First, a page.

here is the link for today’s reading:


On the Road to Jerusalem 9:51

This is a major shift in Luke’s narrative, the Galilean ministry is over, the time has come, and Jesus is headed towards Jerusalem. It is important to note this shift and to pay attention in the ways Jesus changes as he faces Jerusalem, knowing of course where he is truly headed.


  • What do you think is the major shift in Jesus now “facing” Jerusalem?


Samaritan Rejection 9:52-56

In a gospel that works pretty hard to be inclusive of groups beyond the jewish people, its a little odd that the first thing that happens as Jesus sets out is that he is rejected by an outside group. It could speak to needing to be inclusive even to those of who reject us. It could just be a sign of more of the same to come, next time even from his “own” people. It could fit in the larger theme of Jesus often being rejected. It could be a lesson in quickly getting over rejection as the text tells us he turned and rebuked them, and then went, seemingly directly, to the next town.  Or even simply that one does not need to resort to extremes (like commanding fire upon a whole village) when things don’t go as planned.


  • What do you think? What do you think the purpose of this short pericope is?


Foxes have holes 9:57-58

This almost comes across as either a throw away line, or as kind of a mean thing to say to someone.  But I have to wonder that if Jesus is so focused on what is to come, which will certainly be painful, if he isn’t too worried about people’s feelings at the moment, and wants people to make they understand that following him is not living in the lap of luxury, but a hard road, one with no regular place to comfortably sleep.  In many ways, this series of passages seems like its working to shift the tone, get us ready for the next phase as readers or listeners.


  • What do you think the man did after Jesus told him the Son of Man had no place to lay his head, do you think the man understood the Son of Man as Jesus?


Let the Dead Bury the Dead 9:59-60

If the last pericope seemed abrupt or rude, then this pericope really takes the cake on insensitive responses to those wishing to follow Jesus. I also think this is one of those passages out of context can be really misunderstood. Again this is found in a series of quick statements that set up the road ahead as a particularly difficult one. I have to think Jesus is telling him that repentance in this case is embracing this new life on the road over the past life, and not any particular directive for how to approach funerals.


  • How do you interpret the line: “let the dead bury the dead”?


Don’t look Back 9:61-62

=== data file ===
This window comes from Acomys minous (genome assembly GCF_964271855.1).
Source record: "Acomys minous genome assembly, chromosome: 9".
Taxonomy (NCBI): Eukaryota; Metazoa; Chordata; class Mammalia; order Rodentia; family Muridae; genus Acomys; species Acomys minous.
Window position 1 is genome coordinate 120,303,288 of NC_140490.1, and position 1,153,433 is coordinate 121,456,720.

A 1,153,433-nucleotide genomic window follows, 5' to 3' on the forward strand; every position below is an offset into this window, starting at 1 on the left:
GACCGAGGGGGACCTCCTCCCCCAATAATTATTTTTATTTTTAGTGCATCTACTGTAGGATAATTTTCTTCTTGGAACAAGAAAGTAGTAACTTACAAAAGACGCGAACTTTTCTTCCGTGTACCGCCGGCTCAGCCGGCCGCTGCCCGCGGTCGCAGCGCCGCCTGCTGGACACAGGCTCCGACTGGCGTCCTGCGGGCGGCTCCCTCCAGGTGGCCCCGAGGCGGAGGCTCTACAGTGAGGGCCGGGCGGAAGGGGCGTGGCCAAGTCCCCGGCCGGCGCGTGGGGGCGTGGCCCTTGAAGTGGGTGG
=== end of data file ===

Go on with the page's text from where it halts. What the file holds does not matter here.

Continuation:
Maybe the toughest of all these statements? Jesus almost sounds bitter. There is almost a tone of, OK Luke, we get it, following Jesus is hard, and what Jesus was heading into was even harder, but it important to not ignore these passages, their place at the beginning of the journey to Jerusalem is very very intentional on Luke’s part.


  • Do you think we really have to leave everything behind and never look back as followers of Christ? How do we come to terms with not only this pericope, but the last few that sound so harsh?


Commissioning of the 70 I 10:1-12

This clearly echoes with the commissioning of the disciples, sent with nothing.  This time though, they are sent to all the places Jesus is planning on going, which is a little different than his instructions to the disciples, who were told to go out to all the villages, the places Jesus wasn’t able to go.  Also interesting as I read this over again, is that he is telling the 70 he is sending to have God send out even more people. In some ways this is the beginning of apostolic succession, even before Jesus was crucified and resurrected. If each of those 70 managed to inspire another 10 or so folks, thats all of a sudden 700 people helping out and so on.  Remaining in one house is also interesting, and taking seriously the eating everything that is given to you, an important instruction for any form of ministry, even today. Also important to notice is that Jesus sends them out in pairs, so they will not be alone, we presbyterians need to remind ourselves of that particular fact on a regular basis. I will say, the last verse of this pericope, its pretty intense, any comparison to sodom is a tough one. Paints Jesus as someone who really wanted to make a point.


  1. Why do you think Jesus wanted all these folks going to the town ahead of Jesus? How is this different than his Galilean ministry?
  2. What does it mean to have the Kingdom of God draw near, specifically in this instance?